Mexico’s Energy Reforms: Key To Economic Growth?
By: Luis Ramirez Thomas, MSFS,
President, Ramirez Advisors Inter-National, LLC
On Monday, August 1, 2014, President Enrique Peña Nieto signed a package of landmark energy reform bills into law thus ending the 76 year old state monopoly of Mexico’s state-run oil, gas, and electricity industries. Among the key changes are provisions that will permit the exploration of oil and natural gas by foreign companies in partnership with Petroleos Mexicanos (“Pemex”), the importation of natural gas and gasoline, and the establishment of gas stations by others than Pemex.
Although the laws are now finalized, their full implementation will take several years – until January 1, 2018. At that time Mexico’s Treasury Department (“Hacienda”) will eliminate all controls over the price of gasoline.
For those of us that grew up in Mexico, the prospect of a non-Pemex gas station is surreal. But so are many other aspects of the reform. So much so in fact that over the past few days and weeks leading up to the approval of the reforms by the Mexican Senate, little else garnered much political discussion throughout Mexico. Globally the interest this has caused for the world’s largest oil and exploration companies is truly palpable.
As with any law in Mexico, especially structural changing laws of this magnitude and complexity, it will take quite a bit of time for their implementation. The first sections of the law governing hydrocarbons, electricity and geothermic energy to name a few, will take effect on August 12, 2014. In September of 2014 the new governing boards will be named for both Pemex and the Federal Commission of Electricity (CFE). By December of the same year, the plan for the restructuring of Pemex will be presented, including the creation of a totally separate subsidiary that must be created and will be dedicated to exploration and production.
By January 1, 2015, gasoline prices will adjust solely based on inflation rather than what had become the traditional “gasolinazo”, the term that referenced the dramatic announcements of major increases in gas prices from one day to the next. Then on January 1, 2016, Mexico will permit the importation of natural gas and permits for the establishment of other-than-Pemex gas stations will start being issued. A year later, January 1, 2017, Mexico will permit the importation of gasoline which stands to create a competitive market thus affording consumers a choice as to where they purchase their gasoline.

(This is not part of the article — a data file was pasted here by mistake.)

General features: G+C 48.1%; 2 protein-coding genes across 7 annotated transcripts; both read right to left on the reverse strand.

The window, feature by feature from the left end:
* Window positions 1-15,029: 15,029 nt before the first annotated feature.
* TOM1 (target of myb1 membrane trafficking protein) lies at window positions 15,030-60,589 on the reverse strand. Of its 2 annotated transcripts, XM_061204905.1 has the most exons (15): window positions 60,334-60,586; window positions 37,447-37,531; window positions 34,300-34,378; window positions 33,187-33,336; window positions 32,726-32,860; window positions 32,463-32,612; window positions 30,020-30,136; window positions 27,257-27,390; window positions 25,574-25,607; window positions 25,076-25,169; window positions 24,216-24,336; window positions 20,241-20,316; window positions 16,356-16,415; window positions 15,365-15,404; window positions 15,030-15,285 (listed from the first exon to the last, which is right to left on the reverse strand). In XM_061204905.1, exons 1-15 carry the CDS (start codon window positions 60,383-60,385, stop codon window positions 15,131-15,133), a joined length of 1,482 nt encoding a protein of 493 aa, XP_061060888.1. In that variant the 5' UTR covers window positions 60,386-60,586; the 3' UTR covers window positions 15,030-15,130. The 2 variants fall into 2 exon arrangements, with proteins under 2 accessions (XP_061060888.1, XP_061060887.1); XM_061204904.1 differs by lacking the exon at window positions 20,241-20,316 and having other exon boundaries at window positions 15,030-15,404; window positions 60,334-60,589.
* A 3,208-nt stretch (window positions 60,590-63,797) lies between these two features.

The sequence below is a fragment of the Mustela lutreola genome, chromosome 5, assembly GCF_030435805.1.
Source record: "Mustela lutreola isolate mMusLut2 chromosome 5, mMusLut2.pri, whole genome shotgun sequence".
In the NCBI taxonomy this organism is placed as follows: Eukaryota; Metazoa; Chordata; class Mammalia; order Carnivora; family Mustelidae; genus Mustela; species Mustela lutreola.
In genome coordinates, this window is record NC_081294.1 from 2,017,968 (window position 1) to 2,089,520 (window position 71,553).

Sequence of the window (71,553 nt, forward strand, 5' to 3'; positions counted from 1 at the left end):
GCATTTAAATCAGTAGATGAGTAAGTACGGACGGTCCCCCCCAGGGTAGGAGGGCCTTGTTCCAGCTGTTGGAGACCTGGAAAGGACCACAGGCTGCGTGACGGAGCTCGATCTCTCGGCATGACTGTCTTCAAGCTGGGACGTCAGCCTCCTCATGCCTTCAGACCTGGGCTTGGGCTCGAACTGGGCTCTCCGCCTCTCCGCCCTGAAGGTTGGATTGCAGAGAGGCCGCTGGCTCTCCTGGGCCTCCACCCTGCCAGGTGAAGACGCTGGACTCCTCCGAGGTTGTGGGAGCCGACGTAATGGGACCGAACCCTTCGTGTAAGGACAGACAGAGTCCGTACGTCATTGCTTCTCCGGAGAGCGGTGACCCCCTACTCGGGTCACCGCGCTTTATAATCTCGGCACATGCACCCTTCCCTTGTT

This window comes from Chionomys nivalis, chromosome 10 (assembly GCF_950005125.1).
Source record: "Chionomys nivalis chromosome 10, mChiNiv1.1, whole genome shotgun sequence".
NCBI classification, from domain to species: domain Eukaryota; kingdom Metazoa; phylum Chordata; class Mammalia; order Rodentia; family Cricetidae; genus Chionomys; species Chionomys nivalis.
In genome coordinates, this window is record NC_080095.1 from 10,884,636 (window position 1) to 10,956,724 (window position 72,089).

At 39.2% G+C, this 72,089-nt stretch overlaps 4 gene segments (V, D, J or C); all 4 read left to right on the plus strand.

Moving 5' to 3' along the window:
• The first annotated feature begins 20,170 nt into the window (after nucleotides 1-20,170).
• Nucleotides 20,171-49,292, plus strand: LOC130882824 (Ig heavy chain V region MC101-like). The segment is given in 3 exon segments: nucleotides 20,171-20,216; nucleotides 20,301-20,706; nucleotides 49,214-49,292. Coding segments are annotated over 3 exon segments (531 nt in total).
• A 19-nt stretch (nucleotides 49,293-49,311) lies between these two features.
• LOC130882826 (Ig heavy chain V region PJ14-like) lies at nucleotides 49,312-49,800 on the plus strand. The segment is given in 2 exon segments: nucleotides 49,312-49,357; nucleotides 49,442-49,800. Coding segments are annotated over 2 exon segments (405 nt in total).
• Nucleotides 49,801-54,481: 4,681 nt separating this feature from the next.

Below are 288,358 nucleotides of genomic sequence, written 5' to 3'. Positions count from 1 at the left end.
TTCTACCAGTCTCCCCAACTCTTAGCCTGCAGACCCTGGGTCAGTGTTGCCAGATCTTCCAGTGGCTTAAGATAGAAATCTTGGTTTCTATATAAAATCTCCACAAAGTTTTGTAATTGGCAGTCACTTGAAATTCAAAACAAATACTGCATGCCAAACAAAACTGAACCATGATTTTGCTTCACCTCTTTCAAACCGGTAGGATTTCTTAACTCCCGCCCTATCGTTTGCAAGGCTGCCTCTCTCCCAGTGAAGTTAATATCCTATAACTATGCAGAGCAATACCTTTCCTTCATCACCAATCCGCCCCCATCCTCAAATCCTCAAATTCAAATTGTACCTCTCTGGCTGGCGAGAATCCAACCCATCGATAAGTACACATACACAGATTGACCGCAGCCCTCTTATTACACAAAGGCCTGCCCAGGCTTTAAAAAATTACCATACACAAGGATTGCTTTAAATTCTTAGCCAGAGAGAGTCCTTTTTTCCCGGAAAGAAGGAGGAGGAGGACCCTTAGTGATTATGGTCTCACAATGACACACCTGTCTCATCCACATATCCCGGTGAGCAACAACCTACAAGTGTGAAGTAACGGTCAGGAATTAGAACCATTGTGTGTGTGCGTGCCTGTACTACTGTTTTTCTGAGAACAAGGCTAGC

The structural changes are many, including a number of labor changes, particularly with regards to the pension funds for employees of Pemex and CFE – which number in the hundreds of thousands.
While overall sentiment is quite positive that this reform was needed if Mexico is to continue to emerge as one of the most significant economic players in the global economy, the forecasts are still mixed. It is clear that by 2035 Mexico’s energy demand will double and the system that was in place was not up to the task. Pemex, although one of the largest oil companies in the world, was marred by losses, dwindling reserves by traditional measures and lacked the financial wherewithal to invest in new technologies that would allow it to tap into new fields and reserves. The opening up of the energy sector has clearly brought many companies and new resources to the table. The ultimate test will be the ability for Mexico to attract new investment, create new jobs and have the energy sector be a foundation for future growth and development.
AMC Executive Director, Margie Emmermann is joined by ADOT Director John Halikowski and ACA President & CEO Sandra Watson to speak about the Transportation and Trade Corridor Alliance’s Roadmap that was released in June 2014.